how should I move my arm?


In school it is what we learn that's important. The quicker we can produce information, the smarter we appear. However, we can train ourselves in anything we can imagine! It's like swinging your arm. Perhaps you can swing your arm to throw a ball, but can you throw a lasso, a golf club, a frisbee, a dance partner, or a custard pie?

Dr. Feldenkrais says over and over that the learning we do in this method involves separating the goal from the process. It sounds outrageous, but think for a moment: Settling for a single, correct endpoint is like limiting yourself to a single food the rest of your life. Who wants to eat boiled potatoes forever? Why not get many ingredients so you can make anything, go anywhere, be anyone? Doing Feldenkrais lessons is like going grocery shopping and packing your cart to the brim with new ingredients.

Once you sense how you use your whole self in relation to the arm, you can make anything. It sounds obvious in writing, yet, we always want to be told the correct way to move in a given situation: How do I swing a tennis racket? How do I clean the house? How do I pick up a grandchild? How do I shovel snow?

Just Move Your Leg!

When I had chronic pain in New York, I spent tons of money on private yoga, pilates, and dance classes trying to figure out how to move. A teacher would say, "Lift your leg and do this movement." Well, I barely knew I had a leg, much less how to lift it, and even less how to do this precise movement with it. I was lost, and the poor teacher would just repeat the instruction again, slower or louder, like talking to a foreigner who doesn't comprehend.

What they did not know how was how to help me with sensorimotor perception, how to break down the stages of locating myself in space and feel weight shifts through the bones. The first Feldenkrais workshop I took showed me I was neither stupid nor uncoordinated, just disconnected. It gave me hope.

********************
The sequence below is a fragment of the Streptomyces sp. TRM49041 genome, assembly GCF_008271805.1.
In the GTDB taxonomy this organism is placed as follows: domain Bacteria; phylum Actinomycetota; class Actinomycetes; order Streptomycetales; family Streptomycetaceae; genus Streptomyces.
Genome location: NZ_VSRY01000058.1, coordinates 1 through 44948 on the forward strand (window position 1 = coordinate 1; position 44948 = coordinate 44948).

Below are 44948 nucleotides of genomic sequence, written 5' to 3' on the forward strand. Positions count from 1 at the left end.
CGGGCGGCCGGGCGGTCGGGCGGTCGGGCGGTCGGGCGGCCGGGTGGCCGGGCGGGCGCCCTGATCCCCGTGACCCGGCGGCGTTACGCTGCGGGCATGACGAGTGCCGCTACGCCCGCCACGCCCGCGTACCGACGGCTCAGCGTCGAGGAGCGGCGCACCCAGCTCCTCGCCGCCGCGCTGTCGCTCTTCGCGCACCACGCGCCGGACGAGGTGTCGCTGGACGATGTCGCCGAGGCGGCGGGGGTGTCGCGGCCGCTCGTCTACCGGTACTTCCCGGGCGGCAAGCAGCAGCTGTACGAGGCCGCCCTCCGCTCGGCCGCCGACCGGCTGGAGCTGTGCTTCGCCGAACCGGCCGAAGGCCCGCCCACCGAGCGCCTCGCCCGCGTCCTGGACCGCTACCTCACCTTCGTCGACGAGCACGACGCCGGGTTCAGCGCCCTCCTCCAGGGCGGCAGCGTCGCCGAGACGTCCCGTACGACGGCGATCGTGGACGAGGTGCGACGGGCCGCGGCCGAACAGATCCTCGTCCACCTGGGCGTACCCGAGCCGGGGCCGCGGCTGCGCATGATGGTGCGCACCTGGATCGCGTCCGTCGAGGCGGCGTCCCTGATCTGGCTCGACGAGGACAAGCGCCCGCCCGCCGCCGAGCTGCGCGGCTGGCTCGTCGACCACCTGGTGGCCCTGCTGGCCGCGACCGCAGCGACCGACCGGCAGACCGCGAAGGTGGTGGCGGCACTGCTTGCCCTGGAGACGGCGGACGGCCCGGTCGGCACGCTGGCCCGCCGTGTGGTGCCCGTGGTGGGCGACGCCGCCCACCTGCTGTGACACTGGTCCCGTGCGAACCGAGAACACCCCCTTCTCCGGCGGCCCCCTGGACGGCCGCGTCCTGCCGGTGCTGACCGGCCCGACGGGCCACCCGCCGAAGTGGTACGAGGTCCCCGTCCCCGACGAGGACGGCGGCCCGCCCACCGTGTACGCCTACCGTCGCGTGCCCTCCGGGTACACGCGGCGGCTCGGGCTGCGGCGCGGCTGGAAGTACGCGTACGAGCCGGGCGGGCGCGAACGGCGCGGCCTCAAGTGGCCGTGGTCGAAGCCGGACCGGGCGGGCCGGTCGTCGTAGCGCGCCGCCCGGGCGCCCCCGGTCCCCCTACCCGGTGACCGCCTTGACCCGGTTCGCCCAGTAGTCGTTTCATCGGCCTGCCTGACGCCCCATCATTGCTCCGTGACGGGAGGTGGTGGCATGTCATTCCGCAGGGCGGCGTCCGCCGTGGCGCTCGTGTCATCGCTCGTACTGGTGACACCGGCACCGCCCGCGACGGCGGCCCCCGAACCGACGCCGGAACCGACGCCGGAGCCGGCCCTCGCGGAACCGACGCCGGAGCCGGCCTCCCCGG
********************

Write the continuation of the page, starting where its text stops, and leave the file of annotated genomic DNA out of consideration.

We all get disconnected at times, whether due to stress, injury, trauma, or long-term assumpitons that something will hurt. We shut down and move in smaller and smaller ways to avoid pain. I think we actually become smaller, and the loss of our bigger, joyful, functional selves brings a lot of grief.

Move Smarter, Not Harder

We often assume that to move differently, we must change the intensity by strengthening and pushing harder. Like starting a car on a hill, we push ever more forcefully to get it going. Force, however, is only one variable of movement. There's also direction, orientation, speed, and timing, plus our state of being: our thoughts, behaviors, and feelings.

We are not mechanical beings, but a vast system of emotional, psychological, and physiological factors. And no two people with the same injury will respond the same way because we all have a unique sense of who we are: I am strong, I am small, I can't use my arms, I walk funny, I can't turn to the left, I am a dancer, a climber, a cyclist, a singer.

I can't tell you how to move your arm. I can, however, help you discover what's possible in your whole self in relation to your arm. I can help you become whole instead of a bunch of dysfunctional problems or mechanical pieces cobbled together. I can help you know how it is that you are you, how you know yourself from the inside. Once you refine your ability to sense your arm in your ribs, your neck, your spine, or your feet, with that knowledge you can do your own grocery shopping.

It's funny, but once you turn the car around and start it going downhill, or sideways, or let it roll backwards, or do anything other than the hardest, most difficult thing that seems like the only correct way, many more options open up. And once you get moving, you can go anywhere.